Those synergies could also extend to the tech side of eOne’s business. Pete Robinson, COO of U.K.-based children’s media specialist KidsKnowBest, noted Hasbro could tap eOne’s Toronto-based VR company Secret Location, which has developed a number of virtual reality films and gaming products geared toward kids, including learning app World of Peppa Pig. “Hasbro could take some of eOne’s well-known brands, get them on the big screen and also sell across a suite of high-end or edtech products,” he told Playback‘s sister publication Kidscreen.

Others in the Canadian industry take a different perspective of the long-term ramifications of the deal. “Hasbro has not been in this space outside of kids, so the acquisition says to me that they will likely divest [of the Canadian content assets],” one industry member told Playback Daily. “Then the question is, who picks it up? Is it a Canadian company? There are very few Canadian companies that would have the resources to pick that asset up. Does it then fall outside the country?”

Others Playback has spoken with have predicted that, over the long term, eOne could scale back on its scripted drama business and divert some of those resources towards its kids business.

There are other question marks floating around the deal, with some reports suggesting a counter bid could be made in a global market in the midst of an M&A frenzy. Recent mega-mergers include Disney’s USD$71.3-billion acquisition of the film and TV assets held by 21st Century Fox, and this month’s merger of CBS and Viacom.

“Given the nature of the current content cycle where there are a number of emerging large new entrants and platforms alongside several large incumbents, we would not rule out a competing bid for eOne,” said a report from RBC Dominion Securities analyst Drew McReynolds. However, McReynolds also noted that a counter bid is less likely due to the price Hasbro will pay, the significant cost synergies it is forecasting (around USD$130 million by 2022), and eOne’s previous history in weighing up acquisition proposals from other potential buyers.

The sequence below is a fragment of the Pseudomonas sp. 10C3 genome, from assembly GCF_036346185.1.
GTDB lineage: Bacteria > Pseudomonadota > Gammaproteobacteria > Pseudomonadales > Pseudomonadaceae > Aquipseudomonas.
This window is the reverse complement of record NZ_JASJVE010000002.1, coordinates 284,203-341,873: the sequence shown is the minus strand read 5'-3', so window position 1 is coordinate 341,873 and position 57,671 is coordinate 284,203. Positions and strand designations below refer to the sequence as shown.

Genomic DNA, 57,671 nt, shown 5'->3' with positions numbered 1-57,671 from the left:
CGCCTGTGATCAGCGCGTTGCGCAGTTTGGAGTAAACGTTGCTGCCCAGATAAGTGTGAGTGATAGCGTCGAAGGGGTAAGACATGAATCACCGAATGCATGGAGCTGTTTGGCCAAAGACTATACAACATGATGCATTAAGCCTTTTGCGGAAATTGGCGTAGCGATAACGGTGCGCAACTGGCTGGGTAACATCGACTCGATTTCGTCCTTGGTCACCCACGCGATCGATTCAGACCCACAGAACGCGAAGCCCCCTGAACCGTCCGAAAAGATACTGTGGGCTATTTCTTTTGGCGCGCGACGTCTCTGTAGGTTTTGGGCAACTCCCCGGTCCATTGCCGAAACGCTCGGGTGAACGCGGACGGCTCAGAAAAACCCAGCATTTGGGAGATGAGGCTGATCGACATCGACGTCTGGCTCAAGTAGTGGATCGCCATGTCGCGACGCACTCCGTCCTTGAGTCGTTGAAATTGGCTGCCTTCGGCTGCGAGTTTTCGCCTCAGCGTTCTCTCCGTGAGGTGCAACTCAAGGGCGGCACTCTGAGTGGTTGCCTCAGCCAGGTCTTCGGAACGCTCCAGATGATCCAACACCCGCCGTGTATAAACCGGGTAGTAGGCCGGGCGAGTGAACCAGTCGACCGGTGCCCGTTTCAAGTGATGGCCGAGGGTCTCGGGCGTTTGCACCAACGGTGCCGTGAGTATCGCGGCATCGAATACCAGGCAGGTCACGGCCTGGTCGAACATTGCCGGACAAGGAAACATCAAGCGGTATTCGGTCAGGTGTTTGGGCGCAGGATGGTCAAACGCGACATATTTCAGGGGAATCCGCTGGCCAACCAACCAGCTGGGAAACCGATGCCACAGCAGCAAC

Another interesting question posed by the eOne-Hasbro deal is whether other publicly traded Canadian companies could become acquisition targets for international buyers, said Zitzerman. “There’s a relative paucity of publicly traded Canadian entertainment companies. There’s DHX Media, Wow! Unlimited Media, Kew Media, so perhaps they’ll get involved in these sorts of deals, but that’s just speculation, there’s no real way to know that,” he said.

On the feature front, one producer told Playback the implications of the deal are “unnerving” for domestic film distribution, especially in the context of a shrinking distribution landscape that also recently saw the closure of D Films.

Of course, the eOne-Hasbro deal also has significant ramifications in the global kids space. Mattel, which had previously been rumoured as an acquisition or merger target for Hasbro, saw its share price fall following the eOne deal.

As well, Toronto-based Spin Master, which trades on the Toronto Stock Exchange, has seen its share prices dip by 3.5% since the deal was announced. This can possibly be attributed to the Trump Administration incrementally raising proposed Dec. 15 tariffs impacting toys to 15% from 10%, noted a research update from the National Bank of Canada. “However, some have taken the view that [Spin Master's] expanding TV production and related toy success in pre-school will be impacted by what [Hasbro] may be able to do with eOne,” it said.

Outside of the potential ramifications of the deal, many have also remarked on the sheer magnitude of it. “One way to view this is as a great Canadian success story,” said Zitzerman of the company that started in 1970 as Records on Wheels. “Darren Throop deserves a lot of credit. From that modest beginning, you have this fully integrated Canadian entertainment company with significant film and TV production and distribution, significant properties like Peppa Pig. They were able to build it up, get it to a certain size, and then ultimately sell it for [USD]$4 billion,” he said.